Thursday, July 12, 2012

Is in the Eating

I’m not sure when exactly I started hearing the words, “The proof is in the pudding”, but I don’t think it was as far back as twenty years ago. Obviously a corruption of the old saying, “The proof of the pudding is in the eating”, the words “The proof is in the pudding” are frequently used despite making no sense. They also make my teeth grit.

The saying, “The proof of the pudding is in the eating” goes back to the days when the word “proof” meant “test”. The test of the pudding is in the eating. No matter how pretty it looks, or who made it, or how rich the ingredients are, if it doesn’t taste good, it’s not a good pudding. So by extension, the test of anything is how it performs its given function.

I say that the words “The proof is in the pudding” make no sense, but that is not strictly true. They obviously make sense to the people who use the phrase, and even I know what they mean. If you parse the sentence “The proof is in the pudding”, then it makes no sense. What pudding, where, has this mysterious proof? How would it have got in there? And why pudding, for Heaven’s sake, even if we grant that the usage is the British pudding, what we here in the U.S. call dessert, and not some form of blancmange. True, if you made some kind of brandy sauce for the pudding, the proof would be on the pudding, but that’s a different kind of proof. The logical way to shorten the old saying would be to take out the words “of the pudding” and say “The proof is in the eating”, but I’m sure if you did that, the response you would get is “Huh?”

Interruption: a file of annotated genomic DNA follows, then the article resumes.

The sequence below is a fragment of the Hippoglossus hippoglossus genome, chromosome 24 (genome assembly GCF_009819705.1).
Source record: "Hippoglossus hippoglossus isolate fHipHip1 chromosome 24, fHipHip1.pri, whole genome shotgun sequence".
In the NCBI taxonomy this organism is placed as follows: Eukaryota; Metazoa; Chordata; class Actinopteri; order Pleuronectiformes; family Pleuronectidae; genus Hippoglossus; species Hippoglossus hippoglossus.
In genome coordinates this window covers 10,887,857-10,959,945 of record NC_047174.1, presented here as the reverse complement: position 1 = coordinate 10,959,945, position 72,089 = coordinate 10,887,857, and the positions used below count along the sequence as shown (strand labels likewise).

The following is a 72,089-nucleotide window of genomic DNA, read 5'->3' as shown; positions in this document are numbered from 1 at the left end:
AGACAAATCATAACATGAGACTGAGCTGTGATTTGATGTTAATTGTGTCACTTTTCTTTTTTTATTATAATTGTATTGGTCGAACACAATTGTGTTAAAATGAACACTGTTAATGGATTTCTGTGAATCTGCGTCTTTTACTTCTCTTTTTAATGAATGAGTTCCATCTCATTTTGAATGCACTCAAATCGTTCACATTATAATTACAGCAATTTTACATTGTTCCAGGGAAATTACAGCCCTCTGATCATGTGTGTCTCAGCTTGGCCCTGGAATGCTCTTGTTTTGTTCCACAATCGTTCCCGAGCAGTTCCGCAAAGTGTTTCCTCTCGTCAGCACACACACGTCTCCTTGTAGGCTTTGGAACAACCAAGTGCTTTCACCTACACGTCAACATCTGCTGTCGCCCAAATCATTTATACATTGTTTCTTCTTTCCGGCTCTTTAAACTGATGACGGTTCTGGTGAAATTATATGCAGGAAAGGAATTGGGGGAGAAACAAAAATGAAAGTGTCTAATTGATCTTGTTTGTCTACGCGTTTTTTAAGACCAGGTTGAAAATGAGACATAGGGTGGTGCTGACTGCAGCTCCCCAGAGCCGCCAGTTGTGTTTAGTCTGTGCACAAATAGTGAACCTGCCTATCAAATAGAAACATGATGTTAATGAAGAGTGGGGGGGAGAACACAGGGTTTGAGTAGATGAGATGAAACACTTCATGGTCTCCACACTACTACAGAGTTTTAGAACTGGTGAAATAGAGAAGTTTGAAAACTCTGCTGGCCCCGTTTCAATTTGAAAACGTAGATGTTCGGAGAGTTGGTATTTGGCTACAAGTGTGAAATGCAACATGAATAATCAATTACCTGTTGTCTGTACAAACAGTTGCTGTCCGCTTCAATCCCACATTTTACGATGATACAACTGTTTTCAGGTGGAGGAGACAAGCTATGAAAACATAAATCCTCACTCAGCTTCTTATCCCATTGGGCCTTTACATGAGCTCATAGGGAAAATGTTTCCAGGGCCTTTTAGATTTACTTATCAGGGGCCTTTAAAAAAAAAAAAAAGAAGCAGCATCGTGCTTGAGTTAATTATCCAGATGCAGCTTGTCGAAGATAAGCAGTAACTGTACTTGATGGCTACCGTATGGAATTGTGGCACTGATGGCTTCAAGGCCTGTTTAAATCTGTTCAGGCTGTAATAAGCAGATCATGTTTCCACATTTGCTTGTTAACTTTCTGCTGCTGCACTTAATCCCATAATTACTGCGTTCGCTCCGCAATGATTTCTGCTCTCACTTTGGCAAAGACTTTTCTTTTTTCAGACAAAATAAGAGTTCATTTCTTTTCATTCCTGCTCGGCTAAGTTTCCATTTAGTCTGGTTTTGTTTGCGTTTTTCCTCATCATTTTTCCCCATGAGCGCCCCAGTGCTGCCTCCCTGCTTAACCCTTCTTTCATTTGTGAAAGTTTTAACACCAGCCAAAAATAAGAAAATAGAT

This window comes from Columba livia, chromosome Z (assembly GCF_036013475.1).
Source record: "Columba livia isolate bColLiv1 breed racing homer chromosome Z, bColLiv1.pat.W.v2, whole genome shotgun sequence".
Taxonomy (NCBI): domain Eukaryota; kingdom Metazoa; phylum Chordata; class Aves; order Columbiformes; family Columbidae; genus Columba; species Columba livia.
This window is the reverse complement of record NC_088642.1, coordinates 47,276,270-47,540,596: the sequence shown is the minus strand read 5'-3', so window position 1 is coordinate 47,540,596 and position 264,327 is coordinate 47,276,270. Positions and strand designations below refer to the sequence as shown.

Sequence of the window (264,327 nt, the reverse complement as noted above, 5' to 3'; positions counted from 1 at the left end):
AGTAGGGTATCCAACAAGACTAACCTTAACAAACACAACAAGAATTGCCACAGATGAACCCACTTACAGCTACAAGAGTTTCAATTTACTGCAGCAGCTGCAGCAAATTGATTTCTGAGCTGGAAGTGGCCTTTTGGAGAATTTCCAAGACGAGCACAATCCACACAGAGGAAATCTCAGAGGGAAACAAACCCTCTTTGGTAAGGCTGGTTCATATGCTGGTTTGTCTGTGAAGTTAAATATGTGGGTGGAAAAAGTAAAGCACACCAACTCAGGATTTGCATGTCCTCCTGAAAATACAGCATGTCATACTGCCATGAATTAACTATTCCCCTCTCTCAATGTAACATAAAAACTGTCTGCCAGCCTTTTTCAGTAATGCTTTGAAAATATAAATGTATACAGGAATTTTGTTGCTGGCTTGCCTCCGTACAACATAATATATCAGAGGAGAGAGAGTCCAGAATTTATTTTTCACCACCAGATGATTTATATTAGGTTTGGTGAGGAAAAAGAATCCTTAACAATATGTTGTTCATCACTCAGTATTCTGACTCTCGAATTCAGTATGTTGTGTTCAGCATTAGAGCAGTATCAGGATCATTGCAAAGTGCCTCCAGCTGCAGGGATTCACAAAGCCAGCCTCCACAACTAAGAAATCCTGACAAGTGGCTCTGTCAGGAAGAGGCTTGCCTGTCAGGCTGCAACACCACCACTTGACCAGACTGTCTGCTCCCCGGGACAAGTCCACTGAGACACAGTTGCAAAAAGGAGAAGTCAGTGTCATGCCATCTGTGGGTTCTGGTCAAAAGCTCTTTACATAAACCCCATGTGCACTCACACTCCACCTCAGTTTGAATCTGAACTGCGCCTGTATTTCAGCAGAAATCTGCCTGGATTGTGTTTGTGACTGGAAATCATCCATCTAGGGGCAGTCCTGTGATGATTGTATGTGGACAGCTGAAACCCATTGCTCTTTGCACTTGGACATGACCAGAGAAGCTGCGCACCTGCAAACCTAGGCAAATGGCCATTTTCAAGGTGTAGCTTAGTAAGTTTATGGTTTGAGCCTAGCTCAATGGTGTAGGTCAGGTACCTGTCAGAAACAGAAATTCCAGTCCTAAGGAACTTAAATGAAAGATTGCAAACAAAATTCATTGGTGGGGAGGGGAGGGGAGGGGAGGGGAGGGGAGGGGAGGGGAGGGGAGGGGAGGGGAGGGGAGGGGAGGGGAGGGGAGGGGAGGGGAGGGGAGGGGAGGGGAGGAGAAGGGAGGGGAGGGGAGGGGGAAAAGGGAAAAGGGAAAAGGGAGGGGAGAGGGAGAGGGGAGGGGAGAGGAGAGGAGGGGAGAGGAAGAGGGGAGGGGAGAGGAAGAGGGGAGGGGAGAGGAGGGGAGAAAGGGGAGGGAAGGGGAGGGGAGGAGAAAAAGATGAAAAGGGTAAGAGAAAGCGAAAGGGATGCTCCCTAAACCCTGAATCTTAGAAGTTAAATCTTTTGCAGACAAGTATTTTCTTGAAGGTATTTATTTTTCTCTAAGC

No, I think the words “The proof is in the pudding” function as what the late Laura Lee (a speech pathologist and professor at Northwestern University) would call a “superword”. Dr. Lee derived a method of scoring syntax development in children, and noted that children who spoke at the word and phrase level would sometimes use sentences like “I don’t wanna”, or “I can’t [do that].” Her explanation was that children learned these sentences as “superwords” even before they had the ability to construct sentences using the independent elements. They knew what the sentences meant, but not how the individual words combined to construct that meaning. 

So it makes sense to me that a nonsensical sentence can function just as well as a superword, and I do indeed know what people mean when they say “The proof is in the pudding”.

I wish I had the talent to write books though. I’d love to write a mystery story in which a chef is murdered while preparing the final course on Chopped - Great Britain. The chef would naturally be in the full sight of the judges and audience when zie has a seizure and dies. At first it is taken as death by natural causes, but one of the judges is an amateur sleuth and finally unmasks the killer.

It turns out the proof is in the pudding.

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